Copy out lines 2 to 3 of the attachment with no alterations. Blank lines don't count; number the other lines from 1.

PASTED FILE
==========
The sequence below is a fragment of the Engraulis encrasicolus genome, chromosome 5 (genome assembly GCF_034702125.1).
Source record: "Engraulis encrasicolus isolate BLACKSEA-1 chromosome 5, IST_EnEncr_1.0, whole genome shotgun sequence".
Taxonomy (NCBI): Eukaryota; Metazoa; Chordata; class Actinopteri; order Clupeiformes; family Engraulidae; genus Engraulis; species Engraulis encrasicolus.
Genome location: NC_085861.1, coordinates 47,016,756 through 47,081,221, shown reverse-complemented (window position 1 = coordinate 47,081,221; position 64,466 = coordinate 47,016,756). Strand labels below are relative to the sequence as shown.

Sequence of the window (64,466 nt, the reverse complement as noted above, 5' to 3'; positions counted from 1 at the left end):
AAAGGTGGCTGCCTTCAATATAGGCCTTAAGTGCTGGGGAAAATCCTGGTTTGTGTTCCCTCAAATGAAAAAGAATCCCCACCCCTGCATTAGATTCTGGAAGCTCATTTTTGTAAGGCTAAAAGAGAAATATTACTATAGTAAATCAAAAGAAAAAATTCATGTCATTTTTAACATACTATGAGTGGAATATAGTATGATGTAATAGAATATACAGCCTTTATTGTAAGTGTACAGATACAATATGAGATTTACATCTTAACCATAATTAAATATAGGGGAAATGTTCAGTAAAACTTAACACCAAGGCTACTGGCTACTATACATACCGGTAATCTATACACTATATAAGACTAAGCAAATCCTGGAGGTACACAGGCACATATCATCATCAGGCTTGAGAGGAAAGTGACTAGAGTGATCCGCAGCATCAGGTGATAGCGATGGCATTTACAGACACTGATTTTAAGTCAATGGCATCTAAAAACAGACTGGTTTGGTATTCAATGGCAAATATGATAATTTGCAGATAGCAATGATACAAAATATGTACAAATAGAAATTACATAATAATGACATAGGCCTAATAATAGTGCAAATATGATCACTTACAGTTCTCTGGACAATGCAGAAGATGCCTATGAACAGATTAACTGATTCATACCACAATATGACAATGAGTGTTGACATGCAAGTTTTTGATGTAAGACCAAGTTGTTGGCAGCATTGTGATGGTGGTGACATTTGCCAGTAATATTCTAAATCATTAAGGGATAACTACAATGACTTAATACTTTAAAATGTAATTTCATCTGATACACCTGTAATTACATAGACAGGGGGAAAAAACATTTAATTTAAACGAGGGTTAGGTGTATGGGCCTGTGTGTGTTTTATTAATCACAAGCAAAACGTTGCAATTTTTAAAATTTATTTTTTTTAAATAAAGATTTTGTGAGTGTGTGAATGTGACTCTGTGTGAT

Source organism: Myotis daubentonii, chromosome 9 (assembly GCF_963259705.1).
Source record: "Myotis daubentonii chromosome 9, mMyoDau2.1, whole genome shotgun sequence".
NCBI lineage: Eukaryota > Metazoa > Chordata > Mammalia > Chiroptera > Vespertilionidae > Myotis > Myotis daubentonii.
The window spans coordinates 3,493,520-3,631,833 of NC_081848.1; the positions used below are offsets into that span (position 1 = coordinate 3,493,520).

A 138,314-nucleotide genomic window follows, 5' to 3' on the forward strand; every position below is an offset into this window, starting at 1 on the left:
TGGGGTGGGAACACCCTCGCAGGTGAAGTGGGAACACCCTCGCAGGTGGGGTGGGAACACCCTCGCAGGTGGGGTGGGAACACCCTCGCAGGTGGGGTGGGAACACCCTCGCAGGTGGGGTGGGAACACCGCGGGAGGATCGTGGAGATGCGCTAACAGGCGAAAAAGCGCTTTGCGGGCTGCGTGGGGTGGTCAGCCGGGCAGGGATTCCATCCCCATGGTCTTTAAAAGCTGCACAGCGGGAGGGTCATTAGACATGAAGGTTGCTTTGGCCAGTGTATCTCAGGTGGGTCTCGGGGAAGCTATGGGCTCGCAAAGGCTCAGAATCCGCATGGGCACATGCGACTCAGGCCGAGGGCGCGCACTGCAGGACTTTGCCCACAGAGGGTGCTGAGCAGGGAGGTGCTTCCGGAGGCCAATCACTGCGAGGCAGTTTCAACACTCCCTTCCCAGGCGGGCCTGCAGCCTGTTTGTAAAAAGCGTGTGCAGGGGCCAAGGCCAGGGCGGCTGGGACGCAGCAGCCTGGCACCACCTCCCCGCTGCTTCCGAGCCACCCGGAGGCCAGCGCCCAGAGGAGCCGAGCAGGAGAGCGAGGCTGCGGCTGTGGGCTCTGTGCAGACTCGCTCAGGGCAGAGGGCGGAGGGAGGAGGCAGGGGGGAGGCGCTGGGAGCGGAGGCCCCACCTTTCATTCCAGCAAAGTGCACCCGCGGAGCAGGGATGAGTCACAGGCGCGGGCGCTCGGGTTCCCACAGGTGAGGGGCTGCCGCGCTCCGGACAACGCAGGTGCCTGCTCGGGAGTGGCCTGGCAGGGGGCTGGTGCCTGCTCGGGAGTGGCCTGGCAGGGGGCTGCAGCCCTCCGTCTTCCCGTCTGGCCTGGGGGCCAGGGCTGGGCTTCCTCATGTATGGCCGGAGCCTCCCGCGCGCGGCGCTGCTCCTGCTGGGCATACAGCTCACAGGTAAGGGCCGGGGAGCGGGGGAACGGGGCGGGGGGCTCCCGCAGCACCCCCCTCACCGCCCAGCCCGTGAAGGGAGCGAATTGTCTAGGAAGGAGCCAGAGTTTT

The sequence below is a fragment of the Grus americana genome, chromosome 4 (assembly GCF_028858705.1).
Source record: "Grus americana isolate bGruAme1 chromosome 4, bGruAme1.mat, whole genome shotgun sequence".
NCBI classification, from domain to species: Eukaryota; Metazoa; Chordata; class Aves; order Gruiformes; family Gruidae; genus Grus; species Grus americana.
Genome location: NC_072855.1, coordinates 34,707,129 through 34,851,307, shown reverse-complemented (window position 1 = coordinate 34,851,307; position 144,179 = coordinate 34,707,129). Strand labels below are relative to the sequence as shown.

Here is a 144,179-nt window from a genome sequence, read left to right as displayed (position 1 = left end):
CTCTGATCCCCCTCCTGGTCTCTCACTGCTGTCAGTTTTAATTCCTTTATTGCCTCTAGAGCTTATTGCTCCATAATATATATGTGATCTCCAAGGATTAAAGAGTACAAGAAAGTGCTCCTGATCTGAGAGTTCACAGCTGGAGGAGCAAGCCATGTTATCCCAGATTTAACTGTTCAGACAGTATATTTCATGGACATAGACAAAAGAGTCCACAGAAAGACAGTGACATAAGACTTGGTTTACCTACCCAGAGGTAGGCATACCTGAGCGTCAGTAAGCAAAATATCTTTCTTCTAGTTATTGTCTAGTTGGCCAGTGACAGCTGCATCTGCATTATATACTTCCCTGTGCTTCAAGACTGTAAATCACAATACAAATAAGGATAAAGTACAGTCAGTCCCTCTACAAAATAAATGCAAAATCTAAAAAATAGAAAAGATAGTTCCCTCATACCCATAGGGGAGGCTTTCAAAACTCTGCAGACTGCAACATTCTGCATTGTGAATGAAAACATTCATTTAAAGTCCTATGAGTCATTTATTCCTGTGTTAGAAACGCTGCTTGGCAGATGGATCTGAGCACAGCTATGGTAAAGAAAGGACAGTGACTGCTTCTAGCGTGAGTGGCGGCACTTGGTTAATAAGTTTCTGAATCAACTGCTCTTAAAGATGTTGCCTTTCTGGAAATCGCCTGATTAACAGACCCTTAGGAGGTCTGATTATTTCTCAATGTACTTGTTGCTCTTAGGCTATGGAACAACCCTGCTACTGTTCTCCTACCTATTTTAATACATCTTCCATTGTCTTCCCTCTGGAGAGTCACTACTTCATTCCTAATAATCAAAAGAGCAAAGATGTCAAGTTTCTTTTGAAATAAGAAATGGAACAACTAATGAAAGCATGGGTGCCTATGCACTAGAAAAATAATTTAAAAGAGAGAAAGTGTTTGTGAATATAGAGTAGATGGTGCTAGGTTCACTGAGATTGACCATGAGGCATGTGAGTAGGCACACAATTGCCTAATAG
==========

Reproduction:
Source record: "Engraulis encrasicolus isolate BLACKSEA-1 chromosome 5, IST_EnEncr_1.0, whole genome shotgun sequence".
Taxonomy (NCBI): Eukaryota; Metazoa; Chordata; class Actinopteri; order Clupeiformes; family Engraulidae; genus Engraulis; species Engraulis encrasicolus.